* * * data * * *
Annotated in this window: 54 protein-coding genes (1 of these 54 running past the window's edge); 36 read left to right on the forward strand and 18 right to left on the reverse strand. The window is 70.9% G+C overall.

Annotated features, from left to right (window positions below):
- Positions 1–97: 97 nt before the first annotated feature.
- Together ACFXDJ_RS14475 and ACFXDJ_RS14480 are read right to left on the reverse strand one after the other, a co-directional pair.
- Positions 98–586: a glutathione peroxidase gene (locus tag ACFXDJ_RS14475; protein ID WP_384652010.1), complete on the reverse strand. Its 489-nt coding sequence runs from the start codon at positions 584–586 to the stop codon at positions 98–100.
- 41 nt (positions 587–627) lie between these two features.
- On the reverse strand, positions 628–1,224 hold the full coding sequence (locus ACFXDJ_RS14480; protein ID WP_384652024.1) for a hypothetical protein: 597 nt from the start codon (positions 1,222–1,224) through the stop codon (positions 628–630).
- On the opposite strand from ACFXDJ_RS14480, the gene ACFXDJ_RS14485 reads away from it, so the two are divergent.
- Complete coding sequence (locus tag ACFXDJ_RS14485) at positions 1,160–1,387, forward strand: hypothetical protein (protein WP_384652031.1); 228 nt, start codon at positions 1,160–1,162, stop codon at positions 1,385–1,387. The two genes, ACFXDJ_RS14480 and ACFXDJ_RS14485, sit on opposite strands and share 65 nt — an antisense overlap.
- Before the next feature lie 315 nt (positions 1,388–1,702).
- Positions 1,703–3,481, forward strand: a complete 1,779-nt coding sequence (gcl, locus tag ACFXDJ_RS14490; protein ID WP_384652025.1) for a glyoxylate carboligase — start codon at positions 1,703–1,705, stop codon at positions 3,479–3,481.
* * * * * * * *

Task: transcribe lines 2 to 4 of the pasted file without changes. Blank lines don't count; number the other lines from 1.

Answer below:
Annotated features, from left to right (window positions below):
- Positions 1–97: 97 nt before the first annotated feature.
- Together ACFXDJ_RS14475 and ACFXDJ_RS14480 are read right to left on the reverse strand one after the other, a co-directional pair.